Hanukkah 2010 begins Wednesday night, December 1. As Americans celebrate Hanukkah 5771 on the Jewish calendar, we also begin to wind up the first decade of the 21st century, and what a decade it has been.

We went to war and remain so to this day.

Israel and the Palestinians are still unable (unwilling? lack the desire?) to make peace.

The economy, both at home and in most of the developed world, is still shaky. Most of us still wonder exactly how close we came to another Great Depression, and some are still waiting for the other shoe to drop.

It feels that with every passing day of the last decade, our personal lives, like the Hanukkah top known as a dreidel, spin faster and faster. That’s the world of Hanukkah 2010, a world that needs Hanukkah and the opportunity it provides ─ to remember, reconnect, and renew.

This is not a Jewish thing, anymore than the world needing the beauty and promise of the Christmas story, even though we are not all Christian and will not all agree about the theological meaning of that story. This is about an ancient holiday which promises ways of helping us through turbulent times.

On Hanukkah we remember that we have it within us to play the game of life as much as the game plays us.We reconnect to the source of that ability, wherever we may find it.

Hanukkah is a time of heroes, of people who made miracles happen and no matter what the cynic may say, heroism is not dead and there really are still heroes in our world.

In fact, today’s real heroes may be much closer than we realize. They may even be staring back at us when we look in the mirror. And that’s where the story of Hanukkah comes in.

Most of us, Jewish or not, have some knowledge of the story of brave, strong Judah Maccabee fighting to liberate the Temple in Jerusalem. But do we recall that he was a small town boy with few material or institutional resources at his disposal when he began his career? In all likelihood there was little special about Judah and his family until circumstance and their own determination presented them with a challenge which they saw as an opportunity.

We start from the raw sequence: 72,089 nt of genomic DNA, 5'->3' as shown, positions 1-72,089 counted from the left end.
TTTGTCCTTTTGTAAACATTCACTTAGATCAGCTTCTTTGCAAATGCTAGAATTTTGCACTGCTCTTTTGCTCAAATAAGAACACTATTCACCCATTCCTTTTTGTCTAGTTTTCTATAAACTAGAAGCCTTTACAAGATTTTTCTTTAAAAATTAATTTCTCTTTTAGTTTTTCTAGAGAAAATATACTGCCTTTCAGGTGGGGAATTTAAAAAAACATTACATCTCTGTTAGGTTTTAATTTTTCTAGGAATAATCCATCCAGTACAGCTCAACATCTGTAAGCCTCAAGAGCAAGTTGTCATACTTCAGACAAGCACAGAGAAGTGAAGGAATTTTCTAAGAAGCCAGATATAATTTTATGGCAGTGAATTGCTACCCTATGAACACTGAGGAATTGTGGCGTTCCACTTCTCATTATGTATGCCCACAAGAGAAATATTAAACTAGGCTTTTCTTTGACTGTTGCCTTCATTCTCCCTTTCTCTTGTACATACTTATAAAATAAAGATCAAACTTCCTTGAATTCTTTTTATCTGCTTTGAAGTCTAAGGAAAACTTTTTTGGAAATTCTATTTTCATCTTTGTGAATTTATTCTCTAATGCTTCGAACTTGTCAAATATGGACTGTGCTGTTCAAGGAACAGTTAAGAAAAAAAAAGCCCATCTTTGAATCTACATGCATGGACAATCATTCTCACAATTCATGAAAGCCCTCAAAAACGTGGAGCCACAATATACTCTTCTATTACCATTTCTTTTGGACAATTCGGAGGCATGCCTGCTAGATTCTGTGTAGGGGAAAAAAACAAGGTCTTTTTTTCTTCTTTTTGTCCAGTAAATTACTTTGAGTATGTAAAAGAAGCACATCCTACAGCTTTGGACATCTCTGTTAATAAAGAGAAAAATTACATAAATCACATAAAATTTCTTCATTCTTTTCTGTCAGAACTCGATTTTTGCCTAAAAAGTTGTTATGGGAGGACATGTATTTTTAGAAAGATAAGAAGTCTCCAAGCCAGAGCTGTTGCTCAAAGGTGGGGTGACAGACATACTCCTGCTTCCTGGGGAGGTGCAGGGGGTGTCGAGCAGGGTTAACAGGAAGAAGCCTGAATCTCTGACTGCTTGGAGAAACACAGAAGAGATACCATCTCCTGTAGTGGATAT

In a culture that too often substitutes celebrity for heroism, and cynicism for sophistication, we need to recall that part of the story, also. It's the part that reminds us that everyone is already a hero, or at least has the capacity to be one.

Each of us, according to Rabbi Abraham Isaac Kook, is a living Hanukkah candle capable of spreading our own inner light in the world and living a story of heroism by doing so. Each of us can live our most deeply held values in ways that not only improve our own lives, but contribute to the lives of those with whom we live and work.

Rabbi Kook knows that true heroism begins with a sense of our own capacity and the need to resist the urge to minimize either it, or the obligation to rise up and make use of it in the best way we can.

What do we have in common with Judah Maccabee? A potential for heroism. In an age when people question whether there really are heroes anymore, Hanukkah reminds us that there are always heroes and we are they -- if we give ourselves permission.

Brad Hirschfield is the author of "You Don’t Have to Be Wrong for Me to Be Right: Finding Faith Without Fanaticism," and the President of Clal-The National Jewish Center for Learning and Leadership.